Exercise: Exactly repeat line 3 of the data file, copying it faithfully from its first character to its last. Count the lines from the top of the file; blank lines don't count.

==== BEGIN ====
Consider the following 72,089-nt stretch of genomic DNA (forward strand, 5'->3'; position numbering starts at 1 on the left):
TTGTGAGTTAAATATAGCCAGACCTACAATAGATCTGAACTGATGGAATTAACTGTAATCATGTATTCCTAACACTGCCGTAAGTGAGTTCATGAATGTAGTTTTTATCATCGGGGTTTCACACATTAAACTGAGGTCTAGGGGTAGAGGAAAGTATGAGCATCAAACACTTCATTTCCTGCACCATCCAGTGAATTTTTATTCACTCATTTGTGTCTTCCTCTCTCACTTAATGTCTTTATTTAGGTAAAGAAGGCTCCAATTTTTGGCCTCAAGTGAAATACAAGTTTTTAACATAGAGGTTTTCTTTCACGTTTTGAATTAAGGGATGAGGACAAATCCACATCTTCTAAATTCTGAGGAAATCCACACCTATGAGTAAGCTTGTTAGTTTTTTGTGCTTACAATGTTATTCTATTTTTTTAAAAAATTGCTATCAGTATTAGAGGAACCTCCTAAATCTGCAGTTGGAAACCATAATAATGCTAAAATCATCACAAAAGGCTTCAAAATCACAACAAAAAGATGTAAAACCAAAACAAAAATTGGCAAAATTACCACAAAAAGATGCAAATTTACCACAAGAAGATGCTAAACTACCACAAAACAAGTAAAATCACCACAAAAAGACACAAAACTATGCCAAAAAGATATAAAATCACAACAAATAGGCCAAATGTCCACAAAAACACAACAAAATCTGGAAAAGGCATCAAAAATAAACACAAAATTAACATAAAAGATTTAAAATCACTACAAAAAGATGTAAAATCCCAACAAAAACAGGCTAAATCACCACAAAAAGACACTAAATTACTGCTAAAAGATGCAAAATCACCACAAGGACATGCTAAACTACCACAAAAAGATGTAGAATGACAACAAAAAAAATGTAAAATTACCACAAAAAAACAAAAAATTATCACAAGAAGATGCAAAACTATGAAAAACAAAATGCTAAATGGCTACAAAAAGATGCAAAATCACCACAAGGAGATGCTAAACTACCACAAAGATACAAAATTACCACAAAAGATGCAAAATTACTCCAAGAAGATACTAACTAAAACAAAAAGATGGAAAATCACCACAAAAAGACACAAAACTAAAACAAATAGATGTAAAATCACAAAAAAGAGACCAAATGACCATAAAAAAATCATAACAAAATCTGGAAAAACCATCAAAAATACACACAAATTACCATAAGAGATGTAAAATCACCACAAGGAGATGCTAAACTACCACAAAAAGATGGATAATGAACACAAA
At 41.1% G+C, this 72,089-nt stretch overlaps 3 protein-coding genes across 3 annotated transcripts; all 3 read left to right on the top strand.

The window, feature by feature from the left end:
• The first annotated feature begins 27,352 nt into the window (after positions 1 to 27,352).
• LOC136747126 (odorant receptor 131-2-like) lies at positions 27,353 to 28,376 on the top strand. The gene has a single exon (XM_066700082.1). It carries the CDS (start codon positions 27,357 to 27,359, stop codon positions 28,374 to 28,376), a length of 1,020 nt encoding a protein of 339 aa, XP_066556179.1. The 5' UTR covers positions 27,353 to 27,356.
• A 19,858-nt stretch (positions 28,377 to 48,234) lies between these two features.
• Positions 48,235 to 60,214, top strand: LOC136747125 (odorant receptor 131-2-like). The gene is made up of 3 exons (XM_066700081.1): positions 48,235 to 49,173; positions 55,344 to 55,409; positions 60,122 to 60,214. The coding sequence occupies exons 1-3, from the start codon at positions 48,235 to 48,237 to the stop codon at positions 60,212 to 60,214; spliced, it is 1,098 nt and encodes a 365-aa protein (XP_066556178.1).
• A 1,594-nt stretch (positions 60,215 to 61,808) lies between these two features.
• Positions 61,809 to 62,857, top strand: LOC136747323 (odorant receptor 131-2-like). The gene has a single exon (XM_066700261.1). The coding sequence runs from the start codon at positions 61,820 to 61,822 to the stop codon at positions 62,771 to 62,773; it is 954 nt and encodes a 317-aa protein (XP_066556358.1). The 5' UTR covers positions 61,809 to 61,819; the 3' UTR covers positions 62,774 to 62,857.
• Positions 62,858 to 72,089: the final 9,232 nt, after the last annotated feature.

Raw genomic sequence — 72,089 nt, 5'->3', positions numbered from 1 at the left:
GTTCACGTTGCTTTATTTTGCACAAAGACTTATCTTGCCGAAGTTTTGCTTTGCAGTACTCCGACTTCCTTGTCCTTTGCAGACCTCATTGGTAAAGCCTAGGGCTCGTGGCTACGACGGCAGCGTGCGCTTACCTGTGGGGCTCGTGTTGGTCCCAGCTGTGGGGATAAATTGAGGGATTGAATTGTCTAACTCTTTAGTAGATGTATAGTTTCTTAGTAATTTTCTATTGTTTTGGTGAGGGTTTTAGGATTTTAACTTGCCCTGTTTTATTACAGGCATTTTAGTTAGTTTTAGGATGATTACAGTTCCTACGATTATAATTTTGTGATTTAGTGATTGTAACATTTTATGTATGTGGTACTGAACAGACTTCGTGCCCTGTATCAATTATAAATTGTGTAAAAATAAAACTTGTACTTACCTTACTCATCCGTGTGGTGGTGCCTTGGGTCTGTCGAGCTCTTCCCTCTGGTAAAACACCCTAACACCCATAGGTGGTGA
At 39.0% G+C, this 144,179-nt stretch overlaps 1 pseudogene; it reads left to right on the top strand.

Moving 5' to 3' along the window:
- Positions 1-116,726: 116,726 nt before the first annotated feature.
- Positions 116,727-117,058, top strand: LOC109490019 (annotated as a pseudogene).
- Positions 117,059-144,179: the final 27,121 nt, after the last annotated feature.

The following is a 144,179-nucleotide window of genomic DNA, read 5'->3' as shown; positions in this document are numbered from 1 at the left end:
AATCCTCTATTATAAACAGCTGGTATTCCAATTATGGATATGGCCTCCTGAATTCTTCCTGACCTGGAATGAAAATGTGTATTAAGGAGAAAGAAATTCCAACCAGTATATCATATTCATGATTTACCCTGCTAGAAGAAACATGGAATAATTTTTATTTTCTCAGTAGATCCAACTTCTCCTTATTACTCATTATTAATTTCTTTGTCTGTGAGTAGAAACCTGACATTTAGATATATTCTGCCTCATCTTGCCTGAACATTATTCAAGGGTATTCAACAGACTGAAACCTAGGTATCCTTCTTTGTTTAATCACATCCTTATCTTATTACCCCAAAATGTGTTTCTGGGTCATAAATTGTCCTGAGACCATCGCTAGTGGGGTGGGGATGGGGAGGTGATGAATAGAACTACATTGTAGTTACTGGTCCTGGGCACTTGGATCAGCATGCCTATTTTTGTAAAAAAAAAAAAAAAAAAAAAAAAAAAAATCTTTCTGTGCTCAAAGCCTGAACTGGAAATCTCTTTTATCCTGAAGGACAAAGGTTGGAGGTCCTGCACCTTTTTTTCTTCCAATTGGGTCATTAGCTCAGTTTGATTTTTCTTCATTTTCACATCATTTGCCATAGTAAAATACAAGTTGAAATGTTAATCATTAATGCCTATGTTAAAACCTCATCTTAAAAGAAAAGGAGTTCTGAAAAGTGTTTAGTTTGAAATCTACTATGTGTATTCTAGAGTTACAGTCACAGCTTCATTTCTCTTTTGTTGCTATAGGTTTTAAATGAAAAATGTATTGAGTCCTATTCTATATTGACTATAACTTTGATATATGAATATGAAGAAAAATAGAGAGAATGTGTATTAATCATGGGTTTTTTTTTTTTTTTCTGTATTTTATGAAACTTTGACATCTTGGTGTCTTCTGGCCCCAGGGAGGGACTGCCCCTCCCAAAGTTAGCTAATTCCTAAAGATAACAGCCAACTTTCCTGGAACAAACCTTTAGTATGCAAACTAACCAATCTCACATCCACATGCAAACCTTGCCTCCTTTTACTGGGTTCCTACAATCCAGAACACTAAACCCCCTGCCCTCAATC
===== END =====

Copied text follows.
At 41.1% G+C, this 72,089-nt stretch overlaps 3 protein-coding genes across 3 annotated transcripts; all 3 read left to right on the top strand.